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Harris County interim map in the works

Speaking of interim maps, Harris County and the plaintiffs suing over the proposed new County Commissioners have begun mediation to come up with a temporary solution of their own.

The goal of the mediation is to draft an interim map on which the 2012 elections can be run. Unless the parties can agree on a map to stand until the next redistricting in 10 years, however, the lawsuit will continue, plaintiffs’ attorney Chad Dunn said.

An interim map is needed because the difference in population between the biggest and smallest precinct in the current map is unlawfully large. State and federal court decisions require the population numbers to be roughly equal.

“This would just be a way to see if we can avoid expensive litigation on an issue that doesn’t need to be decided now,” First Assistant County Attorney Terry O’Rourke said. “If the county and the plaintiffs can agree on an interim plan it would be in the interest of everyone.”

The plaintiffs’ claims do not need to be resolved quickly, O’Rourke said, because Precinct 2 Commissioner Jack Morman is not up for election until 2014. The other three commissioners will be on the ballot next year.


The DOJ may or may not request changes. Dunn said the lawsuit could move forward under either scenario. If an interim map is agreed to, he added, the DOJ may wait to rule until elections are held, allowing federal lawyers to collect more data.

See here, here, and here for some background. Precinct 2 of course is the most competitive one, though it was made less so by the proposed new map. The idea of waiting till after the 2012 election, assuming an interim map can be agreed on, is to see what the vote looks like so that a more detailed analysis of Precinct 2’s potential as a Latino opportunity district can be made. But we have to get to the interim map first, and as with the legislative and Congressional maps, the clock is ticking for this election.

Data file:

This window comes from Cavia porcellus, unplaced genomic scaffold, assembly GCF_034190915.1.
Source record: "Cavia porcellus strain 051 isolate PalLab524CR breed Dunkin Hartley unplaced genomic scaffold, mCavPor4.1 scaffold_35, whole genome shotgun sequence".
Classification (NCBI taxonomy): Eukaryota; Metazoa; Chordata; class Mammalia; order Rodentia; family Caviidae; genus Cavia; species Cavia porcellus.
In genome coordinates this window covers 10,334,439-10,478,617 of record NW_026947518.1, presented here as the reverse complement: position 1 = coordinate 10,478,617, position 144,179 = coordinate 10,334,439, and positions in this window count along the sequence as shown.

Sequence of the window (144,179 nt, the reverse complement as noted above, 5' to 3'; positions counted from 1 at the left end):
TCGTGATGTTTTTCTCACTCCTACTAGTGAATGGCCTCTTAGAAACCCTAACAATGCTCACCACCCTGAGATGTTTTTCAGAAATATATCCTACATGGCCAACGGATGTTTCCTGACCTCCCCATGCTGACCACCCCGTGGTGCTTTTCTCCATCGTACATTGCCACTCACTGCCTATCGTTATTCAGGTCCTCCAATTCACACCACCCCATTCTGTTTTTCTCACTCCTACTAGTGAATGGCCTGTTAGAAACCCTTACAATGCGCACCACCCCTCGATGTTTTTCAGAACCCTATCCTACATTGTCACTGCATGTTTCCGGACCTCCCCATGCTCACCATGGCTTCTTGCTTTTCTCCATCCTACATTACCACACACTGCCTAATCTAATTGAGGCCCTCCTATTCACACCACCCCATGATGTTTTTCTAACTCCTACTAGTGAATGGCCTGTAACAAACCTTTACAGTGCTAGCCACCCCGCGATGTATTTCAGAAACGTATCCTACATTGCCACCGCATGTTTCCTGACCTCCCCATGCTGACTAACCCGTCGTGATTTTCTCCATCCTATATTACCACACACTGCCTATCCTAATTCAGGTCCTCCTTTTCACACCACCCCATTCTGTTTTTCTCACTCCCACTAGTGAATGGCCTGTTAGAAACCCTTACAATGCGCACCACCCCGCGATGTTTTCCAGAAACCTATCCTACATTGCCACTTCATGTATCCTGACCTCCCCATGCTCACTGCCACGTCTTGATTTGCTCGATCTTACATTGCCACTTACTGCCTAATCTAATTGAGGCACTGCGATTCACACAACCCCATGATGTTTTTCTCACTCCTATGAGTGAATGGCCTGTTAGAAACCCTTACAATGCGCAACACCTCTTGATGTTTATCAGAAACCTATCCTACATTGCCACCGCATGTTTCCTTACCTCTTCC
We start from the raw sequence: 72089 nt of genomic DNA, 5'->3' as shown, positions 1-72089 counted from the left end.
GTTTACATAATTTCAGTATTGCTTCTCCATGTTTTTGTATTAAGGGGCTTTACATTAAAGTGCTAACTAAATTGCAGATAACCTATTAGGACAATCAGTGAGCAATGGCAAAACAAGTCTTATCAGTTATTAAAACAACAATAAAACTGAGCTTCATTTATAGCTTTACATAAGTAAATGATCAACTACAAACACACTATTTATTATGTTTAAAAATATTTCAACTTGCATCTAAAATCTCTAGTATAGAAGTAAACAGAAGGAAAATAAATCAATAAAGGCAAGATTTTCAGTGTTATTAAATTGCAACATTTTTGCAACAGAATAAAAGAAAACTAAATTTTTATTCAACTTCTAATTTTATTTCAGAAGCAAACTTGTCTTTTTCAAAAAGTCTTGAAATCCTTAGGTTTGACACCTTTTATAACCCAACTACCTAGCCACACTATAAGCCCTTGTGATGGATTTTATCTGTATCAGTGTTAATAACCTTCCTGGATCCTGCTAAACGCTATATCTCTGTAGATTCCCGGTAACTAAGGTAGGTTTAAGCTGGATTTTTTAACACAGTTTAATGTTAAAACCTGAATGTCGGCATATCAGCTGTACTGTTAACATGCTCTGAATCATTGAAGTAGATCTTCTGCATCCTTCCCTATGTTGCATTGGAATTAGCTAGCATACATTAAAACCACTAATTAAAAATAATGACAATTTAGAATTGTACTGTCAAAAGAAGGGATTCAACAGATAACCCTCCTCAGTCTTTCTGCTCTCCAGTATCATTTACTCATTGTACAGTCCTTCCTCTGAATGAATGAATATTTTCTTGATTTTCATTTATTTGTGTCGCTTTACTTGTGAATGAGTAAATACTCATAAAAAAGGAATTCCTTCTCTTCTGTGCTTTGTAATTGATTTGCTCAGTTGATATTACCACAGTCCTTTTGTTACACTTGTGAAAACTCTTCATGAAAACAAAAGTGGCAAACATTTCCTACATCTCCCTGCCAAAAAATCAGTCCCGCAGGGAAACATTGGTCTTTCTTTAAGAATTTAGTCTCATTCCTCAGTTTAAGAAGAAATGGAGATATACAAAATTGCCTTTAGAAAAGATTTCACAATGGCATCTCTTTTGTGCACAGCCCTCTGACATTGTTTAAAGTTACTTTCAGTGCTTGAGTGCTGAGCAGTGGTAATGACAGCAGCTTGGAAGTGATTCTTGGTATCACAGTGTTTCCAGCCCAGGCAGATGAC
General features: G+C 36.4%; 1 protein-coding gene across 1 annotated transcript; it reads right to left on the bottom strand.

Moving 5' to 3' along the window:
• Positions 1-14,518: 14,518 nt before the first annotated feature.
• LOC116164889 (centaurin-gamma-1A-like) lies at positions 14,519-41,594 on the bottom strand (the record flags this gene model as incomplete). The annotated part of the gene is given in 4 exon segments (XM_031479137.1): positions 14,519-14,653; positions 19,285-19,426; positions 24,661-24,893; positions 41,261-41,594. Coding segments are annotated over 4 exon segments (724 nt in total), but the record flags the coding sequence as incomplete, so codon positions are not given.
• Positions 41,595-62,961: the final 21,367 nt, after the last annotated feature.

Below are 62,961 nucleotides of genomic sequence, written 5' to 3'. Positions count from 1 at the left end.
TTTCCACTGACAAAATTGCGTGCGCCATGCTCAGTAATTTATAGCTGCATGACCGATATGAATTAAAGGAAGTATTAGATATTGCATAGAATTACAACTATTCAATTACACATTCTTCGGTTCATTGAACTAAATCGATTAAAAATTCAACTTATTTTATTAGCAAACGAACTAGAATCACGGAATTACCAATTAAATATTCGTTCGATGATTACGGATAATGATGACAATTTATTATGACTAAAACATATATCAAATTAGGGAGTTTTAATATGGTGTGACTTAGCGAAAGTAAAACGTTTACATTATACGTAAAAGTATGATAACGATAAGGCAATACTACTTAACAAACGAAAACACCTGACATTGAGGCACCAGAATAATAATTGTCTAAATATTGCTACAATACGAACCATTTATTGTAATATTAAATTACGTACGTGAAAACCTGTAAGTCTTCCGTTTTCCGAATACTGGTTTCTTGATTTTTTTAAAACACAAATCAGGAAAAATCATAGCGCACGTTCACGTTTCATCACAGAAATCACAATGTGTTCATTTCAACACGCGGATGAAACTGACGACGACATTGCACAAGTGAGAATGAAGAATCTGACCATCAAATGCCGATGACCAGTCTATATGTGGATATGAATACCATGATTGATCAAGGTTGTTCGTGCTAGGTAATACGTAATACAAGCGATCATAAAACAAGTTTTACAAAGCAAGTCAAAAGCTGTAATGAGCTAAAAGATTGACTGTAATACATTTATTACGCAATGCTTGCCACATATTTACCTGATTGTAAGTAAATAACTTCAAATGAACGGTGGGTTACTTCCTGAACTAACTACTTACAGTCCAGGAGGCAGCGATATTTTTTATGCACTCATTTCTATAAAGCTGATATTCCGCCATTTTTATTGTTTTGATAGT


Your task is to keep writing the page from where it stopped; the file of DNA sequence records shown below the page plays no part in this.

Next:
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  1. WS says:

    It’s a little dubious that all of them aren’t up in the year after redistricting, like the State Senate. Some voters after 2012 will have voted for two Commissioners current terms, and others will have voted for none. This is probably unconstitutional.

  2. landslide says:

    good point, WS. I found the statement odd that 3 of the pcts are up for election this year, and only pct 2 is in 2014, but then it occurred to me that Pct 4 will be on both ballots since Cagle is currently serving an unexired term.

  3. Mainstream says:

    The same pattern holds for other units of government. We are only electing 3 of the 9 HISD school board members this cycle, 3 of 9 community college trustees, plus whatever unexpired terms need to be filled for each.

    I would worry that the settlement map will necessarily become the final map for commissioners courts. There is incredible inertia about these processes. Once the commissioners agree to hold an election with an interim map, they will probably be stuck with it for the decade.

  4. […] Mediation failed, so this was the next step. I certainly can’t say that I’m surprised. All of the testimony was given yesterday, and we could get a new map as soon as today. “After the mediation Thursday it just seems like the other side is almost not negotiating in good faith, like anything they propose they know would be unacceptable” to the county, [Precinct 2 Commissioner Jack] Morman said Monday. “So, at some point – and I guess we’re at that point today – you just say, ‘What’s the point, let’s just let the judge do her job.’‚ÄČ” […]